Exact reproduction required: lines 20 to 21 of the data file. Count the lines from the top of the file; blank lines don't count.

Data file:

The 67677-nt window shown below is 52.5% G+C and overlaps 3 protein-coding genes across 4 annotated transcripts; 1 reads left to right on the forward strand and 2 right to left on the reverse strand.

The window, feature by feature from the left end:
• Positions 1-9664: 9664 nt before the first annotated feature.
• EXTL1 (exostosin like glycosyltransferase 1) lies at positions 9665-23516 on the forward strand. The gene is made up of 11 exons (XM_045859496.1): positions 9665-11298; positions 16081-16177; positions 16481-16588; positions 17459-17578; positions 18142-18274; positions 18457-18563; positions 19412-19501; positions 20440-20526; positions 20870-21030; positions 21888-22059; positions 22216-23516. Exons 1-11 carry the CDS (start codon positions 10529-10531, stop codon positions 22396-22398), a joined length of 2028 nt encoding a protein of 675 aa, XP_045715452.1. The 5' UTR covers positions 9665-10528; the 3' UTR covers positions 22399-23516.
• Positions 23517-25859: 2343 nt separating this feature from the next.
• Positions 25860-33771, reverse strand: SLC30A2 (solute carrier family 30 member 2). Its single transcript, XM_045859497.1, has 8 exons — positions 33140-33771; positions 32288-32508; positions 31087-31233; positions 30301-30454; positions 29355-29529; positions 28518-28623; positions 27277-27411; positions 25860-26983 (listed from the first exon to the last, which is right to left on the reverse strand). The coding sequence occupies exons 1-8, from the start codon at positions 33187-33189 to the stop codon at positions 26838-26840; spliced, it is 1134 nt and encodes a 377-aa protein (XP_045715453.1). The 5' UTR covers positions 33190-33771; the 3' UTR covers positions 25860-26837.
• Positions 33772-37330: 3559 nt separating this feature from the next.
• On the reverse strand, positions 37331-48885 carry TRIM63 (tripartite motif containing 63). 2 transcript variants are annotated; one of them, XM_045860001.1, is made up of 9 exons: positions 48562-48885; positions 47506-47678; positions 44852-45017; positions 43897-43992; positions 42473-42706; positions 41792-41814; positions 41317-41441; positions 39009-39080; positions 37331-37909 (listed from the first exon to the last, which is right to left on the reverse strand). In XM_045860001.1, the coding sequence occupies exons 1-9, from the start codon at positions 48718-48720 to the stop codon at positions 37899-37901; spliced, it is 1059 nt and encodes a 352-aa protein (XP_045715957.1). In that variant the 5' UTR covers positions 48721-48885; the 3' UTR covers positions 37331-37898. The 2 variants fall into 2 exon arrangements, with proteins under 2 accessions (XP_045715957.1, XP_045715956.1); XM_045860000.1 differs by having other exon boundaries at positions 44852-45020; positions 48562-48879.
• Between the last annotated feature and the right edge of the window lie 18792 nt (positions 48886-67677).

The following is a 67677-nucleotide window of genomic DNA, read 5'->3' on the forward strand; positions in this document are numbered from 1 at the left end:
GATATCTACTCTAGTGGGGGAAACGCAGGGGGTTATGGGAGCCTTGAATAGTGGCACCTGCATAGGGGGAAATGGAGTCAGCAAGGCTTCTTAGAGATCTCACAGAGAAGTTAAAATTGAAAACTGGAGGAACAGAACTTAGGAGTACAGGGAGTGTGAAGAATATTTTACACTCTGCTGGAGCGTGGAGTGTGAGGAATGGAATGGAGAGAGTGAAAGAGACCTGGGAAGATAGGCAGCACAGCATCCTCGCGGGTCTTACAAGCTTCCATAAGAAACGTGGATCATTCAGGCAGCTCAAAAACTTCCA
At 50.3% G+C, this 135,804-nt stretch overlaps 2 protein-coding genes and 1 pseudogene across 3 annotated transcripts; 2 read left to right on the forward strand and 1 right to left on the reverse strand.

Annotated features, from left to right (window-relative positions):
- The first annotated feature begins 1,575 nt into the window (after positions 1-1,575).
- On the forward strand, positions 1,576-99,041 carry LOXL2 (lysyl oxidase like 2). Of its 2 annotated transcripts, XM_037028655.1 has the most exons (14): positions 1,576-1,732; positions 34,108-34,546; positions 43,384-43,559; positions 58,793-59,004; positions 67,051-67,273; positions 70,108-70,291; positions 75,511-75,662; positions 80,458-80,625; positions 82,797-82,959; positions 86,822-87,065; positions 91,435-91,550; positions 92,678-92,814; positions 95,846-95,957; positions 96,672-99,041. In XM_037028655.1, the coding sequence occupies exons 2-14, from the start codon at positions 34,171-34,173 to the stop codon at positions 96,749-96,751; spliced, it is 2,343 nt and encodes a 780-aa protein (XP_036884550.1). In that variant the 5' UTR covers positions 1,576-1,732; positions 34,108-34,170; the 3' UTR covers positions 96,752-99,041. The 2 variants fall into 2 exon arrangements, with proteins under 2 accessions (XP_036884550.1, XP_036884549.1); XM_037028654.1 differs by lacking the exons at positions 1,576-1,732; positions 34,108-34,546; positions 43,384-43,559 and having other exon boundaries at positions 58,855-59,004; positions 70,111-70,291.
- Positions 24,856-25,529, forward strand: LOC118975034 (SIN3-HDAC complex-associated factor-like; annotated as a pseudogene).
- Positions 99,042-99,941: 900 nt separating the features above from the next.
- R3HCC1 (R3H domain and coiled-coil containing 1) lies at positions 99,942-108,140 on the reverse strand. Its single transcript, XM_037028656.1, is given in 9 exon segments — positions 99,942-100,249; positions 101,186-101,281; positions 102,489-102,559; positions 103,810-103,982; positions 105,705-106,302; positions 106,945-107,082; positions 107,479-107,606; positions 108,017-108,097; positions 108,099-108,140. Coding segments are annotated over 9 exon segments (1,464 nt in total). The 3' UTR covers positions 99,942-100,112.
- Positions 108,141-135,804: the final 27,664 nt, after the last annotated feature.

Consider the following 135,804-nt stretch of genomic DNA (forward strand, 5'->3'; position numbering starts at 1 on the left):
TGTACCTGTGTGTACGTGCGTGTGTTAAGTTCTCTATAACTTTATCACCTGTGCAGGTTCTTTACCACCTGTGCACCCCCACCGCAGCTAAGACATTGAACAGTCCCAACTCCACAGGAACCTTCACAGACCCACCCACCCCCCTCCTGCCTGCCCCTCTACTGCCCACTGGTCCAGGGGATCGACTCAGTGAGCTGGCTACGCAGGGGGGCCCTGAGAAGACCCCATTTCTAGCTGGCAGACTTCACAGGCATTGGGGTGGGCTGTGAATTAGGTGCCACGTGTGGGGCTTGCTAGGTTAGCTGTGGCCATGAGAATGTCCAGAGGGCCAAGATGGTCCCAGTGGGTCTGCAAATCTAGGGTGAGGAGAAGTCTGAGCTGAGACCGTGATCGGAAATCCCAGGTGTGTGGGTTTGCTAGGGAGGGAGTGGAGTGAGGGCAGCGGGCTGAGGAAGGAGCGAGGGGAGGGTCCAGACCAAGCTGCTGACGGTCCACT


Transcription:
Consider the following 135,804-nt stretch of genomic DNA (forward strand, 5'->3'; position numbering starts at 1 on the left):
TGTACCTGTGTGTACGTGCGTGTGTTAAGTTCTCTATAACTTTATCACCTGTGCAGGTTCTTTACCACCTGTGCACCCCCACCGCAGCTAAGACATTGAACAGTCCCAACTCCACAGGAACCTTCACAGACCCACCCACCCCCCTCCTGCCTGCCCCTCTACTGCCCACTGGTCCAGGGGATCGACTCAGTGAGCTGGCTACGCAGGGGGGCCCTGAGAAGACCCCATTTCTAGCTGGCAGACTTCACAGGCATTGGGGTGGGCTGTGAATTAGGTGCCACGTGTGGGGCTTGCTAGGTTAGCTGTGGCCATGAGAATGTCCAGAGGGCCAAGATGGTCCCAGTGGGTCTGCAAATCTAGGGTGAGGAGAAGTCTGAGCTGAGACCGTGATCGGAAATCCCAGGTGTGTGGGTTTGCTAGGGAGGGAGTGGAGTGAGGGCAGCGGGCTGAGGAAGGAGCGAGGGGAGGGTCCAGACCAAGCTGCTGACGGTCCACT